With ZGS running smoothly Sachs resigned in 1968 as the associate laboratory director to return to full-time research, teaching, and other academic responsibilities at the University of Chicago. But this dream proved to be very short lived. In October of that year George Beadle, president of the university, persuaded him to be the director of the Enrico Fermi Institute (EFI). Sachs undertook immediately the task of revitalizing the institute. He perceived that the tradition of excellence established during the Fermi years was slipping away. While the EFI had an excellent group of senior faculty, it needed new faculty, not only to join ongoing programs but also to initiate the programs of the future. It required a different style of research, different from the individualistic traditions among the seniors. With the advent of the Fermi National Laboratory Sachs was able to set successfully in motion the recruitment of new and young faculty both in theory and experiment. Although this was a full-time effort, Sachs taught courses for about one quarter out of each year and worked with several graduate students. He also served as the chair of the panel on elementary particle physics,16 a part of the Physics Survey Committee of the National Academy of Sciences chaired by D. Allan Bromley. The report, Physics in Perspective, the outcome of a two-year effort, described the status and prospects of each subfield of physics; it included projections of budgetary needs and set priorities.
In 1973 just as he was preparing again to devote his full-time energies to research and teaching, Sachs was called on to return to Argonne National Laboratory as its director. The laboratory was in deep trouble owing to severe budget cuts for fiscal years 1973 and 1974. The morale was low, as the cuts meant the loss of jobs for several hundred employees. The ZGS was 10 years old; its end was in sight with newer and ever more powerful machines on the horizon. Argonne’s largest program, the Liquid Metal Fast Breeder Reactor (LMFBR) was also faltering. Milton Shaw, the AEC’s director of reactor development, who often clashed with Argonne’s academically oriented reactor designers, saw Argonne as incapable of proceeding with the program along the lines he perceived, namely, toward a commercial breeder reactor.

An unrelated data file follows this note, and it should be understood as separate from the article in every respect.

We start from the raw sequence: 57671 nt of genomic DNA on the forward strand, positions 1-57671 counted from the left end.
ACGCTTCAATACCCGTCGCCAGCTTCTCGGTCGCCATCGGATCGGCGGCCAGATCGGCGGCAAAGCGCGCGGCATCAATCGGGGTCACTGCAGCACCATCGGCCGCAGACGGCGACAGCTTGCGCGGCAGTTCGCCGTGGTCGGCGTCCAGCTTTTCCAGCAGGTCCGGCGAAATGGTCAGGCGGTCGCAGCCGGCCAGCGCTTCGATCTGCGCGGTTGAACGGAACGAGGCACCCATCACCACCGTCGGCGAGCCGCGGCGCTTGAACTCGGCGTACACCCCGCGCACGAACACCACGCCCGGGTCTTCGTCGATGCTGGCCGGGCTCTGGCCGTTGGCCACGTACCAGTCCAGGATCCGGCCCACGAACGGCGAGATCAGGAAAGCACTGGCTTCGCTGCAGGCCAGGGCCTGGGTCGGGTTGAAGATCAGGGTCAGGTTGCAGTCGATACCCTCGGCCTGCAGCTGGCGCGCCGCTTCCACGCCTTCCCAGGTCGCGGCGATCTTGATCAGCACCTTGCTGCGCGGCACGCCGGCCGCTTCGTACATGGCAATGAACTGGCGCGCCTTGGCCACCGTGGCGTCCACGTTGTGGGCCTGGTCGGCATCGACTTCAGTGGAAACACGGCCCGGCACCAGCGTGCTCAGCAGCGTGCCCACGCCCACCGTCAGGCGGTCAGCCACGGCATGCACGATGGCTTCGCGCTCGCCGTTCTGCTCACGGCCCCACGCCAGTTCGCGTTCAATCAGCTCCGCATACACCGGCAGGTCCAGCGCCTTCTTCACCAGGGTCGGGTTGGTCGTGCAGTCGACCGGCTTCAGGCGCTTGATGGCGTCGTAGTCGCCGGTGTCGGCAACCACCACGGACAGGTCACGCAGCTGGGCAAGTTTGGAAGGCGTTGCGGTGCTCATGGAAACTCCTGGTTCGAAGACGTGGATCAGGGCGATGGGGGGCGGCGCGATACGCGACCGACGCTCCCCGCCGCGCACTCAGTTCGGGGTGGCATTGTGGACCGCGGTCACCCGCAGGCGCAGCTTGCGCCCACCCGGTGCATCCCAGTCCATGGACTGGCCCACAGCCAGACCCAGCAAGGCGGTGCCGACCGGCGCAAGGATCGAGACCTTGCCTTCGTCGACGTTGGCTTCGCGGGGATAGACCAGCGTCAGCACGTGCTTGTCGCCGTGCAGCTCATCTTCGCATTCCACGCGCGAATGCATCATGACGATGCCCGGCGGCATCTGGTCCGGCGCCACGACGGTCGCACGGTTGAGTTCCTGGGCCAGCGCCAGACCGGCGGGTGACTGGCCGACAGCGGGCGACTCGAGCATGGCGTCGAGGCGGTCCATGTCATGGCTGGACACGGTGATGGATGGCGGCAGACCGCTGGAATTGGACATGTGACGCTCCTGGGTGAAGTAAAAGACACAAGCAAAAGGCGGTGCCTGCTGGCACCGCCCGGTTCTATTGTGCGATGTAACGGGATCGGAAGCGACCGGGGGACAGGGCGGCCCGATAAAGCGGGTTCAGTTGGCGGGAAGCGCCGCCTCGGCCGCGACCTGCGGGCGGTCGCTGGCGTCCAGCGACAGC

Fortunately for Sachs, within three months of his taking over the directorship (ironically on April Fool’s Day in 1973), Dixy Lee Ray was appointed the chair of the AEC. Milton Shaw resigned. The Nixon Administration, convinced of the looming energy crisis, launched a new plan under which the AEC and its national laboratories would form the core of a new energy research agency responsible for developing energy technologies and applications ranging from fossil fuels and nuclear reactors to solar energy and energy conservation. Nixon, in addition to providing the AEC an additional $100 million on energy research in fiscal year 1974, asked Dixy Lee Ray to develop a five-year national energy plan for the expenditure of $10 billion.
Sachs was called on to serve on the Senior Management Committee to advise the chair of the AEC on the new energy initiative. The energy crisis and the new energy plan meant for Argonne potential recovery from the budget crunch of 1973. Sachs immediately started to expand the laboratory into new areas of energy research. He found out that
there were many individual members who, aware of the situation, had been looking into the laboratory’s broader capabilities in energy research. The laboratory had set up panels and task forces to look at energy options other than the nuclear option. One such panel was the solar energy panel that was struggling with the problem of tracking the Sun, using focusing devices to obtain useful solar energy. From his days as associate laboratory director for high-energy physics Sachs recalled the work of Roland Winston, a ZGS user from the University of Chicago. Winston had invented a unique nonimaging (nonfocusing) light collector for use in a Cerenkov counter in high-energy physics research. Sachs encouraged him to look into the possibility of using it to collect sunlight for solar energy systems. Winston and his collaborators soon established that nonimaging concentrators can be designed to focus sunlight efficiently throughout most of the day without ever moving. No tracking was necessary. It opened up a whole new possibility of large-scale deployment of nontracking solar concentrators.